Conferencing is Not a Luxury and Neither is the Scholarly Life of Our Future Colleagues

Conferencing is Not a Luxury and Neither is the Scholarly Life of Our Future Colleagues

By Tiffany Willoughby-HeraldUniversity of California, Irvine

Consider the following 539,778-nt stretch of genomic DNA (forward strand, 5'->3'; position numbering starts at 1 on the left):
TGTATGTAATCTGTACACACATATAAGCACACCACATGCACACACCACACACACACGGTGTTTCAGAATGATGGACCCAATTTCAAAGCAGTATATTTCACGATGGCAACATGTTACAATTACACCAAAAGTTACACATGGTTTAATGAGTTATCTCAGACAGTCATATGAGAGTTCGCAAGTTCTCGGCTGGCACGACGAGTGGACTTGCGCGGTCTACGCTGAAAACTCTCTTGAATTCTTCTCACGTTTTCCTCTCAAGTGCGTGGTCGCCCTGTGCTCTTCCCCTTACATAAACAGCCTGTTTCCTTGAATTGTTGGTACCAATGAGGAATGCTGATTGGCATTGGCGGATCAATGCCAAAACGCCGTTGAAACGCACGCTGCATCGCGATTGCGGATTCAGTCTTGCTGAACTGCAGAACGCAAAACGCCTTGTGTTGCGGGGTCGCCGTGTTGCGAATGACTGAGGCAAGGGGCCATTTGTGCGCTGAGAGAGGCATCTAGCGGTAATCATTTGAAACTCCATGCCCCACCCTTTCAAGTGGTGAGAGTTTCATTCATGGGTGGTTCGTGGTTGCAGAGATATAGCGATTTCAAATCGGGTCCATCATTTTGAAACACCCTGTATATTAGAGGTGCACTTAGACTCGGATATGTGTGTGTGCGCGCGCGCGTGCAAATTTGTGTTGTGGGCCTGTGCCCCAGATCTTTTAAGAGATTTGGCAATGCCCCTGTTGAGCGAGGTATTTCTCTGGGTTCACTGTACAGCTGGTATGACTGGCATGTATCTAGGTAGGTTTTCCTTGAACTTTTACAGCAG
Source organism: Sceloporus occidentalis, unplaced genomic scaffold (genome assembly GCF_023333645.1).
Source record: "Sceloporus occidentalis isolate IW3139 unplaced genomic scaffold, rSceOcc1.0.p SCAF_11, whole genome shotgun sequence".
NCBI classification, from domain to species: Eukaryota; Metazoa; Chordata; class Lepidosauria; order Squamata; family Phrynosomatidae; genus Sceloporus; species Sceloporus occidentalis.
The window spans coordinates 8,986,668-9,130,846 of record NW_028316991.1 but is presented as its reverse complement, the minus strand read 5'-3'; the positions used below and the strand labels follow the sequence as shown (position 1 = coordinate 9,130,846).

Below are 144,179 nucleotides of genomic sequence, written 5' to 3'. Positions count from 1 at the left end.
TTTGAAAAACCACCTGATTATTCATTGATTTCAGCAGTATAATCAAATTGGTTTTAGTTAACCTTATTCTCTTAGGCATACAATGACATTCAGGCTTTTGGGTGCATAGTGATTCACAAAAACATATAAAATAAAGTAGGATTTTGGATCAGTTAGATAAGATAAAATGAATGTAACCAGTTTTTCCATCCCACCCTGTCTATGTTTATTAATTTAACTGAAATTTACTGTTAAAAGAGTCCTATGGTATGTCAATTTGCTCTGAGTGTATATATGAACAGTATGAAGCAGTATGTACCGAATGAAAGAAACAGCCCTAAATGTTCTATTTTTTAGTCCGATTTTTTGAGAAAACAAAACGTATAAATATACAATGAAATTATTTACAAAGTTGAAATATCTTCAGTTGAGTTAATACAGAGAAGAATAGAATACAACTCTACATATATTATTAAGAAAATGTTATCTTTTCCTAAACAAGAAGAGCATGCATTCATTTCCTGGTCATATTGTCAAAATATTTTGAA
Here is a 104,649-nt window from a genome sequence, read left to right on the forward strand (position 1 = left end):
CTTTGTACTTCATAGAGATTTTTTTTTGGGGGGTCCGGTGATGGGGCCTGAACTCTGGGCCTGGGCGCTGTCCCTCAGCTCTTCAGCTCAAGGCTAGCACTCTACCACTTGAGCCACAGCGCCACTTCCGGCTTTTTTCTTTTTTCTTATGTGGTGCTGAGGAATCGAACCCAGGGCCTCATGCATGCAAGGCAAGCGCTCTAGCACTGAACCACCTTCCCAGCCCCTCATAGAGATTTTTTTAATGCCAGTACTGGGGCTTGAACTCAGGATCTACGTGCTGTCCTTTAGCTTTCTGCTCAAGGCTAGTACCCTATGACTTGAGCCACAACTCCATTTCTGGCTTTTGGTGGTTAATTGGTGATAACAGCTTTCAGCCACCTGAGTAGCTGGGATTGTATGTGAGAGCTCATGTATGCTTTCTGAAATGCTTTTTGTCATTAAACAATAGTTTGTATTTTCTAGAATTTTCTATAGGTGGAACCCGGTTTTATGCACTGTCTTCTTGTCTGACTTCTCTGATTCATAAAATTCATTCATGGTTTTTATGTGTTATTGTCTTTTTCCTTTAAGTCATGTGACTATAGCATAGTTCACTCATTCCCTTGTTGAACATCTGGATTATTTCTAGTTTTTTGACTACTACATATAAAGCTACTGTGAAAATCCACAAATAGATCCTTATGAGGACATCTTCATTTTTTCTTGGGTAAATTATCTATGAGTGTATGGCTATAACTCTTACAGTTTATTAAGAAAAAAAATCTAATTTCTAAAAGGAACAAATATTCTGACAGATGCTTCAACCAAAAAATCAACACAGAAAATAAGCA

This spotlight article uses Audre Lorde’s groundbreaking essay, Poetry Is Not a Luxury (1984), to consider a set of conditions not of my own making but that I survived. Therefore, the argument—funding first-generation, underrepresented minority, undocumented, refugee, Middle Eastern and/or Islamic, Native/ First Nations, and African/Black & African Diaspora/Caribbean students to attend academic conferences as soon and as often as possible—is better described as a testimony— with a poem in the middle—and not as an endorsement of best practices. The genre of best practices suggests somehow a problem solved and not an ongoing, deeply violent dialectic of power. It is the latter with which I am concerned so I leave best practices to readers whose good faith compels them to stand outside of their own individual interests. Moreover, I am concerned with offering testimonial evidence and spurring a forthright conversation about ethical practices and principled necessities. As a testimony that insists on refusing silencing, it is worth exploring this set of conditions of ongoing, deeply violent dialectics of power. These particular groups of students are being enthusiastically recruited to campuses that are not willing to commit to their success in higher education. Departments must prioritize the funding of these particular groups of students with recruitment that supports them and their faculty mentors attending regional and national conferences each year during their graduate training. Period.

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